People who moved to Pak, China paying the price of changing alliance
Between the Tiger’ and a Tagore, the family of the ‘Nawab’ of Pataudi has ruled over the hearts of millions of Indians for decades. Their ancestors also ruled, over the princely state of Bhopal, and left them vast properties.india Updated: Jan 24, 2016 14:00 IST
Between the Tiger’ and a Tagore, the family of the ‘Nawab’ of Pataudi has ruled over the hearts of millions of Indians for decades. Their ancestors also ruled, over the princely state of Bhopal, and left them vast properties.
Thirteen months ago, the Custodian of Enemy Property (CEP) woke up to the possibility that the acres of real estate ‘owned’ by the Pataudi family was ‘enemy property’.
The Mumbai-headquartered CEP delivered its order two months later, February 2015. It concluded that neither Sharmila Tagore nor any of her children including actor Saif Ali Khan could inherit the Estate of the Nawab of Bhopal. The Nawab, Hamidullah Khan’s eldest daughter had migrated to Pakistan in 1950. Thus, she was an ‘enemy’ under the 1968 Enemy Property Act and every inch inherited by the Pataudi family in the Hamidullah estate, an ‘enemy’ property. The Pataudi family isn’t the only one at the receiving end of the 1968 Act. There are nearly 16,000 properties across the country that have either been or are being taken over by the CEP. The law provided that all properties belonging to persons who had left the country and gone to Pakistan or China — the two countries that had waged war against India — were by definition ‘enemy properties’ and had to be taken over by the government. “It is cruel to enforce the law now… It may have served a purpose when India was at war. But nearly 50 years later, what sense does it make except to harass people,” asked Delhi’s Zameer Ahmed Jumlana who had found himself on the wrong side of the law, fought back and won.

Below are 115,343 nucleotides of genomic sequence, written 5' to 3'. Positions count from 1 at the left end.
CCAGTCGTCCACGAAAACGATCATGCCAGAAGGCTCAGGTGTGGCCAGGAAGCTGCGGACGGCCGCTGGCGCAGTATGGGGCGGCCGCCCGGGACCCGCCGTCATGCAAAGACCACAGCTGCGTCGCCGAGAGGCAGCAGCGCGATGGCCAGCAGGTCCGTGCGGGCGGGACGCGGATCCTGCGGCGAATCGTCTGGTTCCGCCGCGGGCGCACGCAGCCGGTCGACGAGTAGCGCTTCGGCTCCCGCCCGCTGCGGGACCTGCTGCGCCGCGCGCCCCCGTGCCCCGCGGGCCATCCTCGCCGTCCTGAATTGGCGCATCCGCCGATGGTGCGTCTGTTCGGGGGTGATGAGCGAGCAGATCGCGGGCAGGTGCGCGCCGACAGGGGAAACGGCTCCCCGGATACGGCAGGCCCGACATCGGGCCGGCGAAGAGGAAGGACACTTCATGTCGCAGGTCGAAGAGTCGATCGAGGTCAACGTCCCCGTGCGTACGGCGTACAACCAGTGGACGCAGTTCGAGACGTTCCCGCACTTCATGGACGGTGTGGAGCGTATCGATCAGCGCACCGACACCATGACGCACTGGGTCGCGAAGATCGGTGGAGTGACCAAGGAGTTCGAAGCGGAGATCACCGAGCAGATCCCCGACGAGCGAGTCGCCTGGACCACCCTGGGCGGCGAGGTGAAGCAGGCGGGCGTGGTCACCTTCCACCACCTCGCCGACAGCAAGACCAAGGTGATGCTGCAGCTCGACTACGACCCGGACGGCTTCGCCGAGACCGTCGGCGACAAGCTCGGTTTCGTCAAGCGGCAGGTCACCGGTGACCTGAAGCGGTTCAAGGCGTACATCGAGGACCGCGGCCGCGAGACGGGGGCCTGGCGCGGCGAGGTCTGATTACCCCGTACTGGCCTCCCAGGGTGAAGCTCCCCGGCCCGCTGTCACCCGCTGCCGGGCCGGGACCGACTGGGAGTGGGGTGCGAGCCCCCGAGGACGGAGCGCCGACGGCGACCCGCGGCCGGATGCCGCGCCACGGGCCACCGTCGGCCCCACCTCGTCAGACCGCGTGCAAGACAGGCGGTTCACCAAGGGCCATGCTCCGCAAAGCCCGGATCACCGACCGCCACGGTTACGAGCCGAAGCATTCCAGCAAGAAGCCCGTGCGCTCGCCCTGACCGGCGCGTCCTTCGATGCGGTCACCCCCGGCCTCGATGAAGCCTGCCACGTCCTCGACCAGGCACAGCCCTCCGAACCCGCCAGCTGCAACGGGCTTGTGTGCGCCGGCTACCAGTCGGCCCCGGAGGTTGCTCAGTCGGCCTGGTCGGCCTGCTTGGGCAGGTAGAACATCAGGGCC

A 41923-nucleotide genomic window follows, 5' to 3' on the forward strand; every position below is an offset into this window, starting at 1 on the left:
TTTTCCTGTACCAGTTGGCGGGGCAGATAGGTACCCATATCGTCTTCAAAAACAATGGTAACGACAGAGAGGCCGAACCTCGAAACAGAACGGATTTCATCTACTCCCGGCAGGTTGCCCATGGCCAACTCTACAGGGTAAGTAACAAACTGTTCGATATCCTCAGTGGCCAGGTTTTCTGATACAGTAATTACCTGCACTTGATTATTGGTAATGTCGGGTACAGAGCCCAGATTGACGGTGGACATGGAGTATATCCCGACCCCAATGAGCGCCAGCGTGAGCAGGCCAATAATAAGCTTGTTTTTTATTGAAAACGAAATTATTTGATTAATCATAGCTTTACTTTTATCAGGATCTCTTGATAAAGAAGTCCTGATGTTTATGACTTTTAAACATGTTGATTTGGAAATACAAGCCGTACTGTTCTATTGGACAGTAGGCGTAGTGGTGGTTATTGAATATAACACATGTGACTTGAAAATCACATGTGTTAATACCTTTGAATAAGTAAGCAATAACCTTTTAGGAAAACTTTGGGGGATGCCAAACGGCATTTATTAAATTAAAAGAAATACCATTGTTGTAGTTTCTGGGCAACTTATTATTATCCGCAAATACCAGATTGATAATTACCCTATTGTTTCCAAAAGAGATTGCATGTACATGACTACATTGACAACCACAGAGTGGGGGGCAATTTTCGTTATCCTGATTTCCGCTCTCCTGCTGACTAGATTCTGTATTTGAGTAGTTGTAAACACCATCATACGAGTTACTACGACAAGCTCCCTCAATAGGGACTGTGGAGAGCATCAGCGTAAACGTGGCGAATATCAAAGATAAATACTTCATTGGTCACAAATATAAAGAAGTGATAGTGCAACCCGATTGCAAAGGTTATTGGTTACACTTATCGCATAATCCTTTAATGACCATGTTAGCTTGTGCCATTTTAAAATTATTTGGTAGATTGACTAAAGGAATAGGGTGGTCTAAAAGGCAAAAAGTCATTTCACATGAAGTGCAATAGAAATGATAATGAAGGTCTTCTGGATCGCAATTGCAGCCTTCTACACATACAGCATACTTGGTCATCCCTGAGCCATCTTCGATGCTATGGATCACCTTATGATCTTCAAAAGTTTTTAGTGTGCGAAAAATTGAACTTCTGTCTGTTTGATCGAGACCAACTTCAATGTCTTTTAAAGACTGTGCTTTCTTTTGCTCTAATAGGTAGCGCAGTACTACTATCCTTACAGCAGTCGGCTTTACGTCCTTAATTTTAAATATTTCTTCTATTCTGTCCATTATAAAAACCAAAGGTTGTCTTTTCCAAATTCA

Early this month, it got even worse for people like him.
The Centre promulgated the Enemy Property Ordinance 2016 to amend the 48-year-old law. The change — that came into force with retrospective effect — ensured that once a property was vested in the CEP, it could not be returned to the owner or his legal heirs. An Indian citizen, who might have inherited a property from an elder relative who had gone to Pakistan, could not inherit it as it was now defined as ‘enemy’ property. Similarly, owners of any property would have to give up their rights if it was held by anyone who migrated to Pakistan.
In many ways, the 2016 ordinance is patterned on a similar one promulgated by the previous Congress-led UPA government in 2010. The Manmohan Singh cabinet, however, was in two minds over the ordinance. Finally, the then government found it politically inopportune to press with the ordinance and allowed it to lapse. Instead, it drafted a watered-down version that the BJP refused to support as it was too mild. That Bill lapsed in 2014. Former minorities minister Salman Khurshid — who led the opposition within the Cabinet and the Congress to the 2010 ordinance — finds the 2016 version “much worse”. “I am convinced that this is inconsistent with the constitutional constraints... You can’t do something of this nature, redefining what an enemy is, with retrospective effect,” argues Khurshid. He maintains that it was merely a coincidence that most people affected by the ordinance were Muslims. “Irrespective of your religion, for an Indian citizen to be told that according to our definition you are an enemy, is unacceptable,” he adds. Nearly five decades after the two countries fought their last full-fledged war, he adds, it was time for the government to move on. The issue had figured in the 1966 Tashkent peace talks as well. At that time, the two governments had decided to sort out the issue amicably. Around 1971, Pakistan sold the properties it had taken over and was done with it. This, in the Indian government’s view, violated the agreement and motivated New Delhi to try to pay back. The inordinate delay, however, has ensured that India ends up harassing its own citizens. Khurshid isn’t the first to have called for the repeal of the 1968 Act. In 2000, the National Commission for Minorities had made the same recommendation but it was shot down. A decade later, the Home Ministry told a parliamentary panel that the CEP was going to be around as long as all enemy properties were not identified, taken over and sold.
The Modi government doesn’t have the numbers to get the ordinance cleared in the Rajya Sabha on its own. And there is no clarity if the opposition will play ball. Khurshid says the Congress hasn’t taken a stand yet but adds, “I see no reason why I should have a problem convincing the party to oppose it.”
(With Ranjan in Bhopal, Oliver Fredrick in Lucknow & Saurabh Katkurwar and Naresh Kamath in Mumbai)